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Trouble Ahead
A perfect storm is brewing over Ulster
10 April, 2023

Northern Ireland lives in the shadow of the gunman; there is not a man, woman or child who doesn’t know someone killed or wounded during the Troubles. That the last generation has grown up in something approaching normality is a testament to the patience and forbearance of their once-belligerent fathers. Yet the underlying issue remains unresolved; the ultimate zero-sum problem, some would say it never can be. With the contradictions of Northern Ireland’s precarious status quo, simultaneously British and Irish, fast becoming apparent, the spectre of violence materialises daily.

When I first penned this piece, over a year ago, a return to the bad old days of violence must have seemed far-fetched; beyond pious, Brexit-bashing concern no-one particularly cared about Ulster. Of course, things are rather different now.

Like latter-day Robin Hoods, the IRA’s latest iteration has tentatively resumed the armed struggle, taking time off the black-market fertiliser trade to heroically shoot policemen in the back before their children. On the other side of the fence the UVF and UDA, those stalwart guardians of the loyalist community, flex their muscles scrapping over drug turf.

The situation, dire enough to warrant the terror threat’s elevation to severe, can only be worsened by a visit from the most divisive and blinkered US President in recent memory. Where Clinton played the statesman, drawing on his Irish heritage to inform a nuanced appreciation of Northern Ireland’s paranoid politics, steadying its protagonists as they walked the tightrope to peace, Biden acts the demagogue. Ostensibly here to commemorate the healing of sectarian wounds, his undisguised partiality to one of the two tribes threatens the very peace he claims to celebrate.

In Belfast a shark in a fishpond, his profile gives him the ability to inflict great damage with a few careless words, his unique talent for which rivals the past master, George ‘coexist with fish’ Bush himself. Bushisms, though, never killed but with laughter; Biden’s trainwreck gaffs may prove actually lethal. Warnings that the IRA intends to target bobbies on Easter Monday simply highlights confidence in his republican sympathies. Unless he shows a restraint previously alien, and perhaps beyond his rumoured senility, his callous drive-by, rhetorically aping the triggermen of old, will riddle the firmament of Northern Irish politics, possibly fatally.

These, however, are merely symptoms of a deeper malaise, entirely foreseeable and yet terrifyingly unavoidable. Three clear milestones lay on the road to ruin, as it were: a Catholic majority at the last census, a Sinn Fein triumph in Stormont, and finally a Sinn Fein government in the Republic. Two have now come to pass; the last seems inevitable. Perfectly calibrated to embolden nationalists, heightening loyalist insecurities, the steady growth of the Catholic electorate cannot be taken lightly.

With an explicitly nationalist party in power throughout Ireland, demand for a border poll on unification would be overwhelming, placing Ulster on a knife’s edge. Though, given the still-sizable unionist majority, perfectly able to veto any such request, its very proposal would present the British government with a classic Morton’s fork. Outright denial would leave republicans no recourse but to ‘physical force’; allowing it would bring simmering tensions to a boil. Either way, violence is inevitable and  with both communities well-armed and fearful, would prove unstoppable. Just as in the last war, once shed blood will flow in torrents.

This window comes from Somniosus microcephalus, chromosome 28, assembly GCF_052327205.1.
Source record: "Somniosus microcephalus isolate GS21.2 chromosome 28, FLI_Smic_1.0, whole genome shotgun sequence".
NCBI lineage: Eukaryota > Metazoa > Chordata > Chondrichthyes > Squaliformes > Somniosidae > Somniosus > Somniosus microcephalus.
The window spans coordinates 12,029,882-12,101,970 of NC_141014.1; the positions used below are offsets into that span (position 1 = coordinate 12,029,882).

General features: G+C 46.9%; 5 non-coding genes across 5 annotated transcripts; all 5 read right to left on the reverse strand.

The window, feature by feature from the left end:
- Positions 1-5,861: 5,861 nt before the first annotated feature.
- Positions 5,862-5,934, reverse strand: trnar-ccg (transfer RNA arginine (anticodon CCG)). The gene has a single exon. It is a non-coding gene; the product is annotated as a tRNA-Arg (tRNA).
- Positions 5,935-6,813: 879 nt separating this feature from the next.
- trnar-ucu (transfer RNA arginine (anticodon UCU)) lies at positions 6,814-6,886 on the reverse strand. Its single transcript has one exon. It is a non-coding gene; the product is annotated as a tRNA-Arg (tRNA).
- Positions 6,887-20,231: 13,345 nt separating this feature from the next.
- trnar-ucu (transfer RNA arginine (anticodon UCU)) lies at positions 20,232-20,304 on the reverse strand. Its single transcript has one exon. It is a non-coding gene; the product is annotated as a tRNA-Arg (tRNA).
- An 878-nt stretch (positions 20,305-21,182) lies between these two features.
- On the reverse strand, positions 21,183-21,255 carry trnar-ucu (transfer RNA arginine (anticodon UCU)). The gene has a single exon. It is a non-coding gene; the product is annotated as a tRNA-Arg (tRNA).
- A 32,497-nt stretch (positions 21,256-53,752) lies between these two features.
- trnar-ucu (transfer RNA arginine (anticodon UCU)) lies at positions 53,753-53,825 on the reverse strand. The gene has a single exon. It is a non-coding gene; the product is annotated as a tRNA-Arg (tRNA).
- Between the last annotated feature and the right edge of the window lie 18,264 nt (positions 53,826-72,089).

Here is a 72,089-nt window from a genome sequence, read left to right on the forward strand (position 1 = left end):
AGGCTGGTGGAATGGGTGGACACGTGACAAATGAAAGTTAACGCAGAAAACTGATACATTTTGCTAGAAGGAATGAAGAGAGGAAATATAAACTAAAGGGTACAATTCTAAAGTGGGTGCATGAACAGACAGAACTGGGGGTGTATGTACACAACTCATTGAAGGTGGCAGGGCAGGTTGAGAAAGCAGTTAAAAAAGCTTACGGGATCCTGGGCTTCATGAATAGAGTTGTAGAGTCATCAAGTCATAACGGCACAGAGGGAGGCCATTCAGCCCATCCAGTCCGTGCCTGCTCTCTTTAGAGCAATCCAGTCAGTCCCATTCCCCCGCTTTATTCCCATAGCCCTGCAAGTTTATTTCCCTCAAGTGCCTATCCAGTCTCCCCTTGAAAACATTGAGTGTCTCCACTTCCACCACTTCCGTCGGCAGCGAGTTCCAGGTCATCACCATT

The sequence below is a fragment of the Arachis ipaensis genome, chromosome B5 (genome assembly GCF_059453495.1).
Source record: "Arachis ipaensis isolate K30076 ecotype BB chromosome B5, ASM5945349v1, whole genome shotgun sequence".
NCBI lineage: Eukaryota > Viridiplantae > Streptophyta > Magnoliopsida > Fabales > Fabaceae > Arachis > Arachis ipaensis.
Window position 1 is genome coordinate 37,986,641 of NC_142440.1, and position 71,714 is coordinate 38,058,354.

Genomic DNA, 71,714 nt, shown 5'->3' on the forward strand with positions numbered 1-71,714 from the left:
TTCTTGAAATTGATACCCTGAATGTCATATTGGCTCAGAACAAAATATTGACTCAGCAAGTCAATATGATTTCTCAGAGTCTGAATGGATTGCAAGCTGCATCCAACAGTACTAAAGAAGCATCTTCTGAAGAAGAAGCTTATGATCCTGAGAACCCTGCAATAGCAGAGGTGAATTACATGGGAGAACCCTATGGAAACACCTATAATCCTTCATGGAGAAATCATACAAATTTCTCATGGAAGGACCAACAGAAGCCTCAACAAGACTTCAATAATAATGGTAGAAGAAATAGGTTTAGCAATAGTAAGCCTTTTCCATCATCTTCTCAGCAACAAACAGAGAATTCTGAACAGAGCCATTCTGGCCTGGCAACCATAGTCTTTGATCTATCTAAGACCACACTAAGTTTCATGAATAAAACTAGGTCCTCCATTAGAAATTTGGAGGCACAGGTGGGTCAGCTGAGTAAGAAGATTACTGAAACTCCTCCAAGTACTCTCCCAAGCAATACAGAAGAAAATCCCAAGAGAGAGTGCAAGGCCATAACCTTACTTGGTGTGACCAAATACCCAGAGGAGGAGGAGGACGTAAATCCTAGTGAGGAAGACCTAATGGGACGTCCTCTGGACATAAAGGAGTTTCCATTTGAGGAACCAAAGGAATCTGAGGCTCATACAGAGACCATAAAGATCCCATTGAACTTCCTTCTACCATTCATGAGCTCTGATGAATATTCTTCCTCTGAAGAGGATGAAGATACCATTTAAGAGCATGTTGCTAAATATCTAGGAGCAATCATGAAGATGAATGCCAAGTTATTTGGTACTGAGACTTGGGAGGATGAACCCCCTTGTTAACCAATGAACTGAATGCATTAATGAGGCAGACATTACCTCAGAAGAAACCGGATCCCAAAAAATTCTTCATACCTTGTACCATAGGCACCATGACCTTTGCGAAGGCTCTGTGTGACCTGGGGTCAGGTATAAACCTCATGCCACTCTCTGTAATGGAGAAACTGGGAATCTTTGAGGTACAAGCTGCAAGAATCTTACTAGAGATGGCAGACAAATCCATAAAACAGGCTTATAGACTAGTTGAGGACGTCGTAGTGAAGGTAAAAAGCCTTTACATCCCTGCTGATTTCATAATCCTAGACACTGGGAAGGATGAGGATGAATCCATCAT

How, then, to arrest this drift to disaster? At this late hour only prompt and decisive action can forestall a return to decades more strife. The Windsor Protocol represents a victory for pragmatism. But it is not enough. The root of all unrest is the constitutional uncertainty which lingers over Northern Ireland. Only when this lurking power vacuum is filled will agitation cease.

The growing separation between religion and politics provides a promising start. From it, the British government should make a case for a new British-Irish identity based not on what church you attend, or which community you belong to, but on which passports you hold, and where you can go. The ancient Protestant ascendency is gone; Catholics enjoy equal rights. Integrating Northern Ireland politically into the rest of the United Kingdom, ending endless Stormont squabbling, would just be the first step towards overcoming the tired dispute over whether this or that clod of earth belongs to Westminster or Dublin. Hundreds of thousands of Irishmen live in the UK, yet through the miracle of dual-nationality or right of residence their Irishness remains intact; they enjoy an Anglo-Irish set of privileges. Could the denizens of South Armagh not settle for something similar? Free access to the Republic, just an invisible border away, the right to elect their own local councillors and even Westminster MPs, within a Britain no longer oppressive, and marginally less foreign. It hardly sounds terrible.

It is easy to decry the stubbornness and suspicion which dominates Northern Irish politics; cheap to accept that nothing can be done about it. We can silence the dreary drumbeat of sectarianism. The earth has moved before. Thirty years ago how many could have foreseen an end to random murder, sudden death on street corners, homicides at home? Yet it happened. We have a duty to keep it that way.

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